What cash rate do we look to beat? According to our central bank rate forecasts, the Fed Funds rate should average 5% for the remainder of this year and just 4% in 2025. The ECB deposit rate should average 3.7% over March-December 2024, and 2.9% in 2025.

Given the current spreads of US money market funds to the Fed Funds rate, and euro term bank deposit rates to the ECB deposit rate, we could thus expect US money market funds to yield 4.8% on average in 2024 and 3.8% in 2025. Euro term deposit rates are likely to yield closer to 3% over 2024 and well under 3% in 2025, on average.

Thus, we believe that a reasonable income benchmark to beat is 4.5% per year over the next 2 years in the US, and 3% over this same period in the eurozone.

Today, 2-year US Treasury yields offer 4.7%, while Italian 2-year BTP bonds yield 3.4% at present. Both thus already beat these 2-year US and euro interest rate benchmarks.

Short-dated investment grade corporate bonds offer even more, at very limited additional risk: US 0-3 year maturity corporate bonds offer a 5.3% yield, while the equivalent Euro 0-3 year corporate bonds carry a 3.9% yield. 

Conservative income investments in bonds and stocks

In bonds, consider financial corporate bonds, asset-backed securities and emerging market sovereigns

European financial corporate bonds: for higher yields in Europe within the bond universe, one can consider funds that hold financial corporate bonds, i.e. bonds of banks, insurance companies and other financials. At present, these financial corporate bonds offer slightly higher yields and credit spreads than equivalent non-financial corporate bonds of similar credit quality.

Over the last five years, European financial credit bond funds have generated an average return of close to 6% per year.

Asset-backed bonds: asset-backed bond funds invest in short-term corporate bonds (maturities averaging around just 2 years) with specific asset backing, such as asset-backed securities (ABS), residential mortgage-backed securities (RMBS), and collateralised loan obligations (CLOs). This subclass of corporate bonds are deemed to carry lower risk than unsecured corporate bonds of similar credit quality, given their link to a specific asset and to specific cash flows.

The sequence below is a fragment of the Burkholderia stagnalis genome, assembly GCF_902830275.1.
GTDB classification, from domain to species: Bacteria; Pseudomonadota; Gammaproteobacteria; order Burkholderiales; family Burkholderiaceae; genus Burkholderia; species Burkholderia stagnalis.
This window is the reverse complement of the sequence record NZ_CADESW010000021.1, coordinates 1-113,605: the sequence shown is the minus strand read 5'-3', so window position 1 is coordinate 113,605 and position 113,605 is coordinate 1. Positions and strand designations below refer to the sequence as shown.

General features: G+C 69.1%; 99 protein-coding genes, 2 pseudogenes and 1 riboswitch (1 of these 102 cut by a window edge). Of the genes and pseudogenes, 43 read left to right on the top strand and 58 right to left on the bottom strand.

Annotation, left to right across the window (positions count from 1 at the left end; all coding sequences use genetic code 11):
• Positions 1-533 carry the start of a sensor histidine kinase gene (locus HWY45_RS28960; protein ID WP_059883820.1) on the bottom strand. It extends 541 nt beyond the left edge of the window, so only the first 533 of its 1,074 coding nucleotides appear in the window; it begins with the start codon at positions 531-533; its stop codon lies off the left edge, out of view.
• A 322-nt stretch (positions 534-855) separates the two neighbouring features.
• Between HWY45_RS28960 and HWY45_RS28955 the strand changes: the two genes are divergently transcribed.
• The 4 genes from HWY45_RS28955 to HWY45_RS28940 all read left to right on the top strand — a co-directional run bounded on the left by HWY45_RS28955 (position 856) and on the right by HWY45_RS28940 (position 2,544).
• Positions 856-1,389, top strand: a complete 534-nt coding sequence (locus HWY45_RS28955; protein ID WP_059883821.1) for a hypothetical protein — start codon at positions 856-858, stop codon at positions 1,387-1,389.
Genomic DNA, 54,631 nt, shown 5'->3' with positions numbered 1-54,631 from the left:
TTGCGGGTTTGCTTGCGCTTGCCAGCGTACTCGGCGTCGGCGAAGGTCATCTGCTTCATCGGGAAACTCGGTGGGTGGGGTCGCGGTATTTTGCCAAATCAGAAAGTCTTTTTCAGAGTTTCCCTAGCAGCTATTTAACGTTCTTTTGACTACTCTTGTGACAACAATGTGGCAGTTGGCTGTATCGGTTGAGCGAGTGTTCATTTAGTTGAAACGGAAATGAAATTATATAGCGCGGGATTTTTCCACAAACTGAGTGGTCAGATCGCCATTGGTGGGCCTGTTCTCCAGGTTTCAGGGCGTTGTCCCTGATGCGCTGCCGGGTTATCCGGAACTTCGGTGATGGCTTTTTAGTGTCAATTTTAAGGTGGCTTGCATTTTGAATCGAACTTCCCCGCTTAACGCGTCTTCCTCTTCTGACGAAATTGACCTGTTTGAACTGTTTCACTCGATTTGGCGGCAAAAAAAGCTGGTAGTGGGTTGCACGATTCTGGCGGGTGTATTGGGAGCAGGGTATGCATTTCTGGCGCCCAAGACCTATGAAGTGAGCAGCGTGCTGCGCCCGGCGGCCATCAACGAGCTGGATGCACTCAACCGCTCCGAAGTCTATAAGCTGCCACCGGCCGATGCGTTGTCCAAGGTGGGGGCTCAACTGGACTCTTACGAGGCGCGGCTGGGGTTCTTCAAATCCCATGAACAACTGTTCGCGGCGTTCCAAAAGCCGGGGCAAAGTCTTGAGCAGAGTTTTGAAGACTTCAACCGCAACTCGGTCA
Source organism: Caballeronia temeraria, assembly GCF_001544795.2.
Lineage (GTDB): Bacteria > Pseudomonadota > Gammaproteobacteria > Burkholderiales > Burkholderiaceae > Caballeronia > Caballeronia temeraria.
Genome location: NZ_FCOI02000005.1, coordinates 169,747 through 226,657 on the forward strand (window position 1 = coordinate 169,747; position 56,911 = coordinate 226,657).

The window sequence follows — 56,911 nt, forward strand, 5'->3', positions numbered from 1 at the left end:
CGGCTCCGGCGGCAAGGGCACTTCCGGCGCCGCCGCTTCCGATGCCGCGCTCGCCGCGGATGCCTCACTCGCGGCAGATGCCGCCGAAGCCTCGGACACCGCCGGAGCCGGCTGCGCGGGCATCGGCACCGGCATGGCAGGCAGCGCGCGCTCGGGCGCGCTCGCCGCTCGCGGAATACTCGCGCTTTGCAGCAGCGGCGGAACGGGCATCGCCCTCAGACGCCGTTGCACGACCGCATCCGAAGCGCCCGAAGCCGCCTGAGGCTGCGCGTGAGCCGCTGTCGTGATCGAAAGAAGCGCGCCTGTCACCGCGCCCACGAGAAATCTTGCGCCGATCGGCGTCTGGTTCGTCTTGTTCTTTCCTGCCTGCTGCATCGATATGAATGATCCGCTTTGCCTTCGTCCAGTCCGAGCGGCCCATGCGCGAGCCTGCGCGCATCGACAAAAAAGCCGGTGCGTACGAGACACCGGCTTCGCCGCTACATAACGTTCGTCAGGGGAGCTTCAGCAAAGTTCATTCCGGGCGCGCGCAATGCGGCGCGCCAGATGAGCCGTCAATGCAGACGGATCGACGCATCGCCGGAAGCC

European asset-backed bond funds currently offer yields of over 4.5% and have returned over 4% per year on average since 2019.

Emerging market sovereign bonds: emerging market sovereign bond funds invest primarily in investment grade debt of countries such as China, Mexico, Indonesia, Brazil and Malaysia, with a small portion also invested in bonds with the highest BB credit rating within high yield. These EM sovereign bond funds offer a yield of well over 5% at present and have performed well over 2023.

Look to conservative opportunities in rising stock markets

Conservative income-seeking investors may not initially consider any investment in stock markets, given the higher investment risk inherent in stocks versus bonds or cash.

But we feel that there are several ways to invest in stocks while reducing the level of investment risk.

The first and simplest way is to invest in ETFs and funds that set out to invest only in stocks with the lowest volatility (risk), as represented by the MSCI World Minimum Volatility index. This index has returned 8.7% per year on average over the last 5 years in euros, or over 50% cumulatively. Compare this to a mere 3.1% from cash deposits in euros and 0.2% from a global bond index over this same 5 years.